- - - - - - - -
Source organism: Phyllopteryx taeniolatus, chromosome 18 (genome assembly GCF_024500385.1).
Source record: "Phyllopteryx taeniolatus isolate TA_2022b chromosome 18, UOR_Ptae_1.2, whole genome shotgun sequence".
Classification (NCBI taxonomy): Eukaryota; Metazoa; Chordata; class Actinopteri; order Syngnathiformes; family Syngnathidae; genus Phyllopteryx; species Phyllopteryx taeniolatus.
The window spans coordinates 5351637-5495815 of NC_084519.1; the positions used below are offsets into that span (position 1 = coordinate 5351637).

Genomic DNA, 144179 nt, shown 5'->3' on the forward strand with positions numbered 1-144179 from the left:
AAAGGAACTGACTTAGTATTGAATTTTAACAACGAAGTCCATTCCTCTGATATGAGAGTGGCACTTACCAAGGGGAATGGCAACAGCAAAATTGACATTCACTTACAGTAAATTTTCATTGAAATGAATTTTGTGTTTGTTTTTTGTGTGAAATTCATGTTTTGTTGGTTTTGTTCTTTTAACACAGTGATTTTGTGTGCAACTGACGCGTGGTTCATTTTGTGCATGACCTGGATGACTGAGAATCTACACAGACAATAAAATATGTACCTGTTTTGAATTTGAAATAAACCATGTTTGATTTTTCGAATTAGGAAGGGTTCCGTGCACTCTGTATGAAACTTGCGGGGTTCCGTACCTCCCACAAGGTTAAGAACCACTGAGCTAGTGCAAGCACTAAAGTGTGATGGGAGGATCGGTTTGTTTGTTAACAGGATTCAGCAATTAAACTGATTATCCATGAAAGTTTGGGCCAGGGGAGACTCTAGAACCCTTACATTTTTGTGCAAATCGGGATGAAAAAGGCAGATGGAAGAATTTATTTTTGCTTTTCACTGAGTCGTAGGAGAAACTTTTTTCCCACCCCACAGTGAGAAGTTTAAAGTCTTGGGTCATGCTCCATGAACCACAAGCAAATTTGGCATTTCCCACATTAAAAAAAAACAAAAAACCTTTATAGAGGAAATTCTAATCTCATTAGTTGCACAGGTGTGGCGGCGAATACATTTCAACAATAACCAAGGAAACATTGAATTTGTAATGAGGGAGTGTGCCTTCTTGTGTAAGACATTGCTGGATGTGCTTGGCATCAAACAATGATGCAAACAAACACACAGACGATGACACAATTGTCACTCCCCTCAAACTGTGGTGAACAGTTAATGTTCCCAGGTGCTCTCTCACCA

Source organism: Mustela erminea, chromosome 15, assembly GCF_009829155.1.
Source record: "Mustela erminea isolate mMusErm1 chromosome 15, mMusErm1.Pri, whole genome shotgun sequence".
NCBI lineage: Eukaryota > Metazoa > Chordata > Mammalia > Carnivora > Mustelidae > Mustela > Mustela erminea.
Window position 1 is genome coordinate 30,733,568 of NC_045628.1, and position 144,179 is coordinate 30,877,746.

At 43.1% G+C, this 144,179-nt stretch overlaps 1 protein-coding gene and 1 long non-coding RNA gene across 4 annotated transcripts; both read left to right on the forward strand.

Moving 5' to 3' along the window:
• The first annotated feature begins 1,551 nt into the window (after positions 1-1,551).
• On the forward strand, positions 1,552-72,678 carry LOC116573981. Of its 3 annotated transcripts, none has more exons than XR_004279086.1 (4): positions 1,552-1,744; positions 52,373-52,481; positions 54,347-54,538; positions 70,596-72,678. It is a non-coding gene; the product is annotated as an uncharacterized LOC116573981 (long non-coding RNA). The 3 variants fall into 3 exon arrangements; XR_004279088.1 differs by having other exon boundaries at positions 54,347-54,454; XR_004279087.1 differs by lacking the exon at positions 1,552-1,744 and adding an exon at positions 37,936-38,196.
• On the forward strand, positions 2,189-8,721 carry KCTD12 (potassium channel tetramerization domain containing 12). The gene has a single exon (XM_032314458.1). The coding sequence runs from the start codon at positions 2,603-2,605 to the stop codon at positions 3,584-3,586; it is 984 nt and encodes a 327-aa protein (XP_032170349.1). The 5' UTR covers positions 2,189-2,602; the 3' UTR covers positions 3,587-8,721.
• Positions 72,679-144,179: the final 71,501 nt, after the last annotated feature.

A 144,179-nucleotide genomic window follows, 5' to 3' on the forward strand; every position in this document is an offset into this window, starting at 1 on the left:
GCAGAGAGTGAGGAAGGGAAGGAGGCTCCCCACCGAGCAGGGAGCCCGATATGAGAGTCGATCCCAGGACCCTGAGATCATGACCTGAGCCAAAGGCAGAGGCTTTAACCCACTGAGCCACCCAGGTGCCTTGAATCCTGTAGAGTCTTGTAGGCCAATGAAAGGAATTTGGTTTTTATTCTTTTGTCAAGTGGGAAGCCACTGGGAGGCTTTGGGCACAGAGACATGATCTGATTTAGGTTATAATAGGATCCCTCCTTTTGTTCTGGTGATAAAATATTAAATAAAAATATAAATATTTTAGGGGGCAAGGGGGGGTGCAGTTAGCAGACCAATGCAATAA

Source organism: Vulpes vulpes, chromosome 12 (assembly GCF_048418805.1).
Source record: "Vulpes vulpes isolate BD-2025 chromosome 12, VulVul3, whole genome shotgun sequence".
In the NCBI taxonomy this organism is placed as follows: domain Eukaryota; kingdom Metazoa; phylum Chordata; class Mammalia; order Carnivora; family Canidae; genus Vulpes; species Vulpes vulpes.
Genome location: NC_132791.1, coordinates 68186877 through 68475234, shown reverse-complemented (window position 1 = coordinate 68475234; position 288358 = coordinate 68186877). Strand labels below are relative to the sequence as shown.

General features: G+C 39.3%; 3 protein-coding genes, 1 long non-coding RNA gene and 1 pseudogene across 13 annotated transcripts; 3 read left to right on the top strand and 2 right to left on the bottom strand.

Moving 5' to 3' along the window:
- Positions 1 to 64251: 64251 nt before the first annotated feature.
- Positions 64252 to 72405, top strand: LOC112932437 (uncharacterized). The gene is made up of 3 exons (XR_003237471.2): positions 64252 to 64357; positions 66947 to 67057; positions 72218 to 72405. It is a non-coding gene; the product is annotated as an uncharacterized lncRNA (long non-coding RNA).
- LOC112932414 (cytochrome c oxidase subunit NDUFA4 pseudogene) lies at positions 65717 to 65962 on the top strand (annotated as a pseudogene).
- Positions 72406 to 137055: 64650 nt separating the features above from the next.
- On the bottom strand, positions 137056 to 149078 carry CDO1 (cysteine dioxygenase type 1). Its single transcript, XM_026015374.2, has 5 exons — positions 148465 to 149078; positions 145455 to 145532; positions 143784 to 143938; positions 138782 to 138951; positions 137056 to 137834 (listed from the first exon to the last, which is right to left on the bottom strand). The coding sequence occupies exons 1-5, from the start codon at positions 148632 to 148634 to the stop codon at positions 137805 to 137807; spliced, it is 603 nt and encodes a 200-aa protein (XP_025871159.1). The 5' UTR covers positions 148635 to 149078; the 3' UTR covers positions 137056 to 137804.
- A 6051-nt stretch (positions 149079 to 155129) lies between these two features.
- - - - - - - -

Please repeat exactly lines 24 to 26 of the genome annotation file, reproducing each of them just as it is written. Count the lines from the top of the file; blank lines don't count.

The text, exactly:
Moving 5' to 3' along the window:
- Positions 1 to 64251: 64251 nt before the first annotated feature.
- Positions 64252 to 72405, top strand: LOC112932437 (uncharacterized). The gene is made up of 3 exons (XR_003237471.2): positions 64252 to 64357; positions 66947 to 67057; positions 72218 to 72405. It is a non-coding gene; the product is annotated as an uncharacterized lncRNA (long non-coding RNA).